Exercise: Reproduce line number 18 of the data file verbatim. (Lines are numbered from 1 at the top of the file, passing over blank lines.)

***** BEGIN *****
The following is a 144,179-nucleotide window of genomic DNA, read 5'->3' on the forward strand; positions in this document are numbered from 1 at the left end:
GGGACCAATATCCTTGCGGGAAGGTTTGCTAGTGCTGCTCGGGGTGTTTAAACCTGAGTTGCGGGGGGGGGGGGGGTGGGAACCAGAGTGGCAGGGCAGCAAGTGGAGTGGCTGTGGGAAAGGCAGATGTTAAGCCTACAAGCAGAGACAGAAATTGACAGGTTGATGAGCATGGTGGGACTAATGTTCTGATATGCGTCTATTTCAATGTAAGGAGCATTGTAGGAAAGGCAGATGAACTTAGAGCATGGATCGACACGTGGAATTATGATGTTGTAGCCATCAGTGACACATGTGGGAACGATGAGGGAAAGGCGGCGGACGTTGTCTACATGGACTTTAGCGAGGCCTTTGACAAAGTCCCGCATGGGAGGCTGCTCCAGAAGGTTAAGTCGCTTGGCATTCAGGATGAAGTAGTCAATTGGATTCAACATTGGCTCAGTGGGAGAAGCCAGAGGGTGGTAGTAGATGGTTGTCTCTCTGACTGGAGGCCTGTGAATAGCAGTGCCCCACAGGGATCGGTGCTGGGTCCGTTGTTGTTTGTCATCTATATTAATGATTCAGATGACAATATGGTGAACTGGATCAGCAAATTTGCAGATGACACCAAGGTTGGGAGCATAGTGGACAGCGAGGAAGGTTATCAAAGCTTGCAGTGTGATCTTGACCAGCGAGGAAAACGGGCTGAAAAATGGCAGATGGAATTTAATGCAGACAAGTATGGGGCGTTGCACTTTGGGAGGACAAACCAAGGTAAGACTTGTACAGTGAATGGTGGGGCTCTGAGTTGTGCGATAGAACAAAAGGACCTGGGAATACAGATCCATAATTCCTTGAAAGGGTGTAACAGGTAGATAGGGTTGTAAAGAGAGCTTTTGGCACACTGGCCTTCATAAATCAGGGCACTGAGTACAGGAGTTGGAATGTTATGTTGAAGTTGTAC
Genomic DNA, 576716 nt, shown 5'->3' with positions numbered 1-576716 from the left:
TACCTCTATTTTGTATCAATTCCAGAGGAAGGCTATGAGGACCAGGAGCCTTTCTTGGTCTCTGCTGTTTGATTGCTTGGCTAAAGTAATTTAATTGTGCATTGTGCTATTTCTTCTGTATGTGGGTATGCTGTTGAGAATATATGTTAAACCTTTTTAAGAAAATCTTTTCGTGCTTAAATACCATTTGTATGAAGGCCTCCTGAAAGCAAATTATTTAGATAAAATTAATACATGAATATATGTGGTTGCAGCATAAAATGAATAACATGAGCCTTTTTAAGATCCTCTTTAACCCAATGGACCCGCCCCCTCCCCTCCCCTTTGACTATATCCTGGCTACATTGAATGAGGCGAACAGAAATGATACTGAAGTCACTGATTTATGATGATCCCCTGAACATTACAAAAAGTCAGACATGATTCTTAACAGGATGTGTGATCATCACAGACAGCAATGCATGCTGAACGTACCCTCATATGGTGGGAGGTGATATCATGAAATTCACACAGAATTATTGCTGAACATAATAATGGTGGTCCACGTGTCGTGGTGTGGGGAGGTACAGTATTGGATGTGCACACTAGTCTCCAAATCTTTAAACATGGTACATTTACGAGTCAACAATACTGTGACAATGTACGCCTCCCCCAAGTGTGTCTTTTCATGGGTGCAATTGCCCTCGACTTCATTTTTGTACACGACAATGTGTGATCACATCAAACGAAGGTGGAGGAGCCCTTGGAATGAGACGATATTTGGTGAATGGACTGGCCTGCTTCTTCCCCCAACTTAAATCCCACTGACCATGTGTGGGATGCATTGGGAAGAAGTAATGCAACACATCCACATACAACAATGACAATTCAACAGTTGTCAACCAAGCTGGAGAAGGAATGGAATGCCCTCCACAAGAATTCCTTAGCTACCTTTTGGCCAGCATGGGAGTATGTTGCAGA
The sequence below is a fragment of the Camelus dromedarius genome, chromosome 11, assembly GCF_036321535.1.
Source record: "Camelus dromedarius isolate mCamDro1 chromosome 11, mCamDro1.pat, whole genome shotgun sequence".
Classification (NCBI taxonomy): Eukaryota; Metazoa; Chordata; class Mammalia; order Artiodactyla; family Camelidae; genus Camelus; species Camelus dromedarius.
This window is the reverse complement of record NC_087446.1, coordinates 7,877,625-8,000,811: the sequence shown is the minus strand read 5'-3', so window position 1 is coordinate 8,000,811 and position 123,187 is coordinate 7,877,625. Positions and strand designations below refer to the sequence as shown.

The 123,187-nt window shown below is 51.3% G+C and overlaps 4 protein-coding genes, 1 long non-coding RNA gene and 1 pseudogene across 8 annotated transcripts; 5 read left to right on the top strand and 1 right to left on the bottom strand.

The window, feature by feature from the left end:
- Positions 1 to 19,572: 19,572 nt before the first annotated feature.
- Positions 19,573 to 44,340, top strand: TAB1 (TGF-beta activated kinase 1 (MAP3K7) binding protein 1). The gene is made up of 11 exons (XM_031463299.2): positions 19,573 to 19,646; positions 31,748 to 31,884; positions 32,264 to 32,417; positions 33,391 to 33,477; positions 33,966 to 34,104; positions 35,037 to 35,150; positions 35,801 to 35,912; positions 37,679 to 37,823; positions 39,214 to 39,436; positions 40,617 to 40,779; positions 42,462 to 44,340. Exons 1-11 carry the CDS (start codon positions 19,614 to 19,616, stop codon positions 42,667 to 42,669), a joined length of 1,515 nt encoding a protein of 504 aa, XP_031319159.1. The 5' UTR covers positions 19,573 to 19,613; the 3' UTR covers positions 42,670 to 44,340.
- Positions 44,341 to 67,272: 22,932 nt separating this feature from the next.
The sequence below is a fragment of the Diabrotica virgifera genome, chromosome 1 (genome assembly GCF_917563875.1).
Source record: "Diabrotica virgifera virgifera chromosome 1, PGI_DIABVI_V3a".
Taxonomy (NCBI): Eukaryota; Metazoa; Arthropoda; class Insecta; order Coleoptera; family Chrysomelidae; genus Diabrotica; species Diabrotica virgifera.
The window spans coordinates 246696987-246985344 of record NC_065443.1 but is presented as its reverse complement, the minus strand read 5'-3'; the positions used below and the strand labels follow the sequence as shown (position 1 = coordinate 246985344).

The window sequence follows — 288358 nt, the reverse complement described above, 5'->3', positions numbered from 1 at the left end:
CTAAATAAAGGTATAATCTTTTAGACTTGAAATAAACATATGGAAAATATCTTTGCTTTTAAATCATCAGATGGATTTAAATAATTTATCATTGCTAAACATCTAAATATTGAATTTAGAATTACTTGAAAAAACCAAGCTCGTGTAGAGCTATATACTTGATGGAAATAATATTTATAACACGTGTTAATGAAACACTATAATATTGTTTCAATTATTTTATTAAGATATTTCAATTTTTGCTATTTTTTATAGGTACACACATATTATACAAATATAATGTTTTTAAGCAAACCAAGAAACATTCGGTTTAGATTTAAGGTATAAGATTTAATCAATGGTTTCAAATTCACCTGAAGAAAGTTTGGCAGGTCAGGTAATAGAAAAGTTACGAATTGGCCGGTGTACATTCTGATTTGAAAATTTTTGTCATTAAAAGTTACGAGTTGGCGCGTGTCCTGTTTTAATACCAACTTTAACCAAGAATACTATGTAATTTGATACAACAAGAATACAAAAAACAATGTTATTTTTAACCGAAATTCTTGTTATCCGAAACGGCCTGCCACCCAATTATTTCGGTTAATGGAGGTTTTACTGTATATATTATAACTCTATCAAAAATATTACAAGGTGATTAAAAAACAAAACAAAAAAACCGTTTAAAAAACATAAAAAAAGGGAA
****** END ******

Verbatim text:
The window sequence follows — 288358 nt, the reverse complement described above, 5'->3', positions numbered from 1 at the left end: